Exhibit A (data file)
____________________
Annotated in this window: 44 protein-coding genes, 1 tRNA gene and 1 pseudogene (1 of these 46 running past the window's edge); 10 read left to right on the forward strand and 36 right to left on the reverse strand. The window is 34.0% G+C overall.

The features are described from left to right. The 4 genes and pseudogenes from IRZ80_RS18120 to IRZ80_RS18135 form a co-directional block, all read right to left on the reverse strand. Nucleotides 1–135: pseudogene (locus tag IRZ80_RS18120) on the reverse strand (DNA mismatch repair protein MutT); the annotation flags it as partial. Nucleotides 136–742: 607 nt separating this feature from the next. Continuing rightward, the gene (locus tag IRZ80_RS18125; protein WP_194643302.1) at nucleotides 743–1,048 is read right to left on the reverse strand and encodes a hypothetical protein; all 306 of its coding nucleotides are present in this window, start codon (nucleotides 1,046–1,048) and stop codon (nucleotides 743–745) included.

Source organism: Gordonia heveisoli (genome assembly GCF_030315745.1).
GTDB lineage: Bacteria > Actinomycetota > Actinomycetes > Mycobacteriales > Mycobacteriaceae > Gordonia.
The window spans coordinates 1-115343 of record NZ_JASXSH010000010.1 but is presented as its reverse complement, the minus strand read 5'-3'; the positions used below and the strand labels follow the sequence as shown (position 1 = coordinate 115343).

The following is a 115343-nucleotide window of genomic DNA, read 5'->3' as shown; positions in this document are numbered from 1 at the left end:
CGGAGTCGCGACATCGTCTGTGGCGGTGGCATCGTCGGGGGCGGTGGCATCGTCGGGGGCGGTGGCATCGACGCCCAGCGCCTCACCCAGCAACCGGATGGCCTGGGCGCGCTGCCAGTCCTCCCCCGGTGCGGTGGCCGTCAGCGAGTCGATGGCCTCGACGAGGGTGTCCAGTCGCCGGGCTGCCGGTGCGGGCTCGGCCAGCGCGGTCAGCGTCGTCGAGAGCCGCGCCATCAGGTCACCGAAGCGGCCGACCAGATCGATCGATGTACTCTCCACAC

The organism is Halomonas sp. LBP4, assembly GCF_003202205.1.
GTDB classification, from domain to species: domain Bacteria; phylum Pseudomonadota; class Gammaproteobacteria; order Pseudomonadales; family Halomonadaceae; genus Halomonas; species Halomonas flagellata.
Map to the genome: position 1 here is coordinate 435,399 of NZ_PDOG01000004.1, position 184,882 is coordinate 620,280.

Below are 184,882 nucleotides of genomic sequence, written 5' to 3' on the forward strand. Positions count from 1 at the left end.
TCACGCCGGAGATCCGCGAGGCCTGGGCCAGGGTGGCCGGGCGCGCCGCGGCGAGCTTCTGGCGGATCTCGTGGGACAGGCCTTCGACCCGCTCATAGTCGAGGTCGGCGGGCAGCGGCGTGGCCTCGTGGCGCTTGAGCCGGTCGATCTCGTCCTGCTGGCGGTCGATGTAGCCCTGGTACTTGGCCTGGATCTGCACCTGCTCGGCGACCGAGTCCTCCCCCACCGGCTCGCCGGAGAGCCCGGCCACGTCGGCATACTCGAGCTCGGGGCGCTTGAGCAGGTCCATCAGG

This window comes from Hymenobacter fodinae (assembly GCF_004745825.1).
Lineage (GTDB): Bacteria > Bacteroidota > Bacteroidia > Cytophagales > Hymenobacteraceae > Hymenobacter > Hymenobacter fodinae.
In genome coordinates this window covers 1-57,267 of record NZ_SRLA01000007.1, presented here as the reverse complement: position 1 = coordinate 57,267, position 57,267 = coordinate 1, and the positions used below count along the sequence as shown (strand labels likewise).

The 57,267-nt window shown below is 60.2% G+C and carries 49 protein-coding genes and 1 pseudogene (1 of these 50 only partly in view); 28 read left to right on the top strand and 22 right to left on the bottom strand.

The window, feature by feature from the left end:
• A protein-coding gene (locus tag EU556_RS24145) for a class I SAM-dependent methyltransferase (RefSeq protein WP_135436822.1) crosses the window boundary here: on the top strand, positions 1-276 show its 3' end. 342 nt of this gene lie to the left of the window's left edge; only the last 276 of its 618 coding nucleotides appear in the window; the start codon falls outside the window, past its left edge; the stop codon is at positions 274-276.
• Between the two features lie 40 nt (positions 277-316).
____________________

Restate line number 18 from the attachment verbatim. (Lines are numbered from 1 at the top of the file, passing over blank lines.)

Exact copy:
• A protein-coding gene (locus tag EU556_RS24145) for a class I SAM-dependent methyltransferase (RefSeq protein WP_135436822.1) crosses the window boundary here: on the top strand, positions 1-276 show its 3' end. 342 nt of this gene lie to the left of the window's left edge; only the last 276 of its 618 coding nucleotides appear in the window; the start codon falls outside the window, past its left edge; the stop codon is at positions 274-276.